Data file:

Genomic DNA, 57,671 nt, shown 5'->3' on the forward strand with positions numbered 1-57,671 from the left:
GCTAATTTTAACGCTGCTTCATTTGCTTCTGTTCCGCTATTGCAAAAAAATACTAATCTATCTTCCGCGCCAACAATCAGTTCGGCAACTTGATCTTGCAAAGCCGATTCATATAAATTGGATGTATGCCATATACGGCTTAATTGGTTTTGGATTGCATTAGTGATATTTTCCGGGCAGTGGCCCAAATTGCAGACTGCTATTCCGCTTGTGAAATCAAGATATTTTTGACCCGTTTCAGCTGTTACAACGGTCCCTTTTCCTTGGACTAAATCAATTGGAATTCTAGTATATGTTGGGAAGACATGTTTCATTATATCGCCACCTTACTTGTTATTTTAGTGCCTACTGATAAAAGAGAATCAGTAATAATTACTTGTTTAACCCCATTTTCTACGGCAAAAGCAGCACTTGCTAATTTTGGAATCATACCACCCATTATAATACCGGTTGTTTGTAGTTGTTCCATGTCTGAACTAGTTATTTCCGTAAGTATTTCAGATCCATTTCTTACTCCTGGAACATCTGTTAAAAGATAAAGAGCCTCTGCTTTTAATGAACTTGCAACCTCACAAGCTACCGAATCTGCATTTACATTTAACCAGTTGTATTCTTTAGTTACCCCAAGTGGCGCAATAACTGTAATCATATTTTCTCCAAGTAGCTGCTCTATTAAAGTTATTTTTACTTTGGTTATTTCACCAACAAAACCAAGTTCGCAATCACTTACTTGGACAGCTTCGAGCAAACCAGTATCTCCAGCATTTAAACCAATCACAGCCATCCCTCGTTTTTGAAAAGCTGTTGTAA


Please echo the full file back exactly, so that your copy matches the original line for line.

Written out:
Genomic DNA, 57,671 nt, shown 5'->3' on the forward strand with positions numbered 1-57,671 from the left:
GCTAATTTTAACGCTGCTTCATTTGCTTCTGTTCCGCTATTGCAAAAAAATACTAATCTATCTTCCGCGCCAACAATCAGTTCGGCAACTTGATCTTGCAAAGCCGATTCATATAAATTGGATGTATGCCATATACGGCTTAATTGGTTTTGGATTGCATTAGTGATATTTTCCGGGCAGTGGCCCAAATTGCAGACTGCTATTCCGCTTGTGAAATCAAGATATTTTTGACCCGTTTCAGCTGTTACAACGGTCCCTTTTCCTTGGACTAAATCAATTGGAATTCTAGTATATGTTGGGAAGACATGTTTCATTATATCGCCACCTTACTTGTTATTTTAGTGCCTACTGATAAAAGAGAATCAGTAATAATTACTTGTTTAACCCCATTTTCTACGGCAAAAGCAGCACTTGCTAATTTTGGAATCATACCACCCATTATAATACCGGTTGTTTGTAGTTGTTCCATGTCTGAACTAGTTATTTCCGTAAGTATTTCAGATCCATTTCTTACTCCTGGAACATCTGTTAAAAGATAAAGAGCCTCTGCTTTTAATGAACTTGCAACCTCACAAGCTACCGAATCTGCATTTACATTTAACCAGTTGTATTCTTTAGTTACCCCAAGTGGCGCAATAACTGTAATCATATTTTCTCCAAGTAGCTGCTCTATTAAAGTTATTTTTACTTTGGTTATTTCACCAACAAAACCAAGTTCGCAATCACTTACTTGGACAGCTTCGAGCAAACCAGTATCTCCAGCATTTAAACCAATCACAGCCATCCCTCGTTTTTGAAAAGCTGTTGTAA